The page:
Useful as an introductory survey of a relatively untouched field, this history of energy production and consumption in Colombia is stimulating in its originality, frustrating in its brevity, and provocative in its interpretation. The author’s sources include both an interesting collection of published materials and an array of public and private archival sources heretofore utilized only peripherally. In addition, the book is surprisingly readable, given the nature of its subject. Unfortunately, it stops at 1930, with the promise that a future volume will bring the study down to the present.
Acknowledging that some authorities assess the complexity of a society or the level of its development on the basis of its energy consumption, the work distinguishes three broad stages of energy usage in Colombian history: the wood era (1500-1806), the transitional era—steam, bagasse, kerosene or other oils, charcoal, etc. (1806-90), and the modern era—electricity, coal, and petroleum (1890-present). There are sections of the book devoted to each of the major fuels in Colombian history, any one of which could be the basis of a book-length study in itself.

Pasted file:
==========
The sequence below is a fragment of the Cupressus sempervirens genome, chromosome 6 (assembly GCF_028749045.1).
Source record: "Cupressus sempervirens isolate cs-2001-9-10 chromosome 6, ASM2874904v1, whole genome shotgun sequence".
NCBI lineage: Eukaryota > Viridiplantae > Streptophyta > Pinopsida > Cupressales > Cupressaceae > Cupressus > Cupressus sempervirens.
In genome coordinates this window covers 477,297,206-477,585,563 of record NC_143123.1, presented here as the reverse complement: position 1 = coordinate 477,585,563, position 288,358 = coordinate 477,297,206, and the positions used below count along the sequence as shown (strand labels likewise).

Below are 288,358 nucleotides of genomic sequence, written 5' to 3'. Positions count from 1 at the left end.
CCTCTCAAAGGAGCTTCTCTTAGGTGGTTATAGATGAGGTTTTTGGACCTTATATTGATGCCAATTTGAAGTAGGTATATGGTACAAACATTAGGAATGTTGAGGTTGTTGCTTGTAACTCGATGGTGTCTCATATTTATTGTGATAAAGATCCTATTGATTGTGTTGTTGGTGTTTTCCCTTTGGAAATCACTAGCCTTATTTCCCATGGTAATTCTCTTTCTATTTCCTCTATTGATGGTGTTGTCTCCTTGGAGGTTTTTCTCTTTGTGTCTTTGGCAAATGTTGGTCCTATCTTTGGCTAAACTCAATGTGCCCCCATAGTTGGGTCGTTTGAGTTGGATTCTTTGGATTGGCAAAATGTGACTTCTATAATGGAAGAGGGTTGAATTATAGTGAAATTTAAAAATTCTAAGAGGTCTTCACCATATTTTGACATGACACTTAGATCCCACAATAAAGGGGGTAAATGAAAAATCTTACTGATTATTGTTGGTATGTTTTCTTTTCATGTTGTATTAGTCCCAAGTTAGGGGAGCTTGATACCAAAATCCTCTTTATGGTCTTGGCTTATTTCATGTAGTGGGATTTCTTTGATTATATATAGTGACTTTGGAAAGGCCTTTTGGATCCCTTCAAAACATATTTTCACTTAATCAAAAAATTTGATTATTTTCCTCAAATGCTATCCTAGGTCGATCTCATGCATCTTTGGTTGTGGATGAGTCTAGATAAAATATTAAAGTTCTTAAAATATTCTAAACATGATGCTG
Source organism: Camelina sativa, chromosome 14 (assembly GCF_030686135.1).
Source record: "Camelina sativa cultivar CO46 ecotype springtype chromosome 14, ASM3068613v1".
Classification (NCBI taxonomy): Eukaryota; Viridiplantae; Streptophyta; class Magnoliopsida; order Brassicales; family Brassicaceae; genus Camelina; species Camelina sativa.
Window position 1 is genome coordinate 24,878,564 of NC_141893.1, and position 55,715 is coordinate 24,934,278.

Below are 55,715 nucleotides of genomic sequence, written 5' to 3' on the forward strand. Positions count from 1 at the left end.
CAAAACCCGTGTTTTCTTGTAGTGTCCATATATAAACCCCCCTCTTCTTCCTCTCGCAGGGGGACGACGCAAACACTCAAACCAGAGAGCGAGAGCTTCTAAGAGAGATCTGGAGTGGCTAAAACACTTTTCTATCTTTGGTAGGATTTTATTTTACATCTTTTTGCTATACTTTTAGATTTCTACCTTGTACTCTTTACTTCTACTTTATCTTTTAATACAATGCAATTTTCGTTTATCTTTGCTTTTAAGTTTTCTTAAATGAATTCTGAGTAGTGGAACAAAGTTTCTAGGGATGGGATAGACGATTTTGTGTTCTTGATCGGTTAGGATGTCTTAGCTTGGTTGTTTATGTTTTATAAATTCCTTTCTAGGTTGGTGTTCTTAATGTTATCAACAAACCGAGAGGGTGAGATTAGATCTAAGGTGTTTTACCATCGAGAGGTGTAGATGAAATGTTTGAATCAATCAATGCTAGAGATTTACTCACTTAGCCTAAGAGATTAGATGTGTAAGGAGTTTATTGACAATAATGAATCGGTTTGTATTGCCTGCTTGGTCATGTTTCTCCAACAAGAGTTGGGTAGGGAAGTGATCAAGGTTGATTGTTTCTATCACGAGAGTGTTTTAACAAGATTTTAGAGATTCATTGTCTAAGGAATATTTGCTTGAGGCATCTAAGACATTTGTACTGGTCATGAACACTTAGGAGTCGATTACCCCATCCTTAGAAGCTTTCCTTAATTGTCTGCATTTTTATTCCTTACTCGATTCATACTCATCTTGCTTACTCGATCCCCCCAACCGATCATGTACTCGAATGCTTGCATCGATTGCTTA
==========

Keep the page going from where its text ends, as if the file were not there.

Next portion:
De la Pedraja Tomán may draw criticism from some for his strong nationalistic stance. One of his arguments is that events since 1890 prove that Colombians, motivated by a sense of public service and supported by the government, can and should control the development of their own natural resources. The work is clearly critical of those who seem to have delivered the exploitation of the nation’s resources to foreigners, either because they lacked faith in Colombia’s ability to control the technology necessary for development or because they were more interested in their own short-term personal gain. The author asserts that companies financed and run by Colombians have been more beneficial to the nation than those dominated by non-Colombians. This is an appealing thesis, but one that is not conclusively demonstrated by this volume which, we must remember, does not cover the post-1930 period. It does, however, whet the appetite for those chapters which will carry the story down to the present day, and thereby (one assumes) make the case much more convincingly.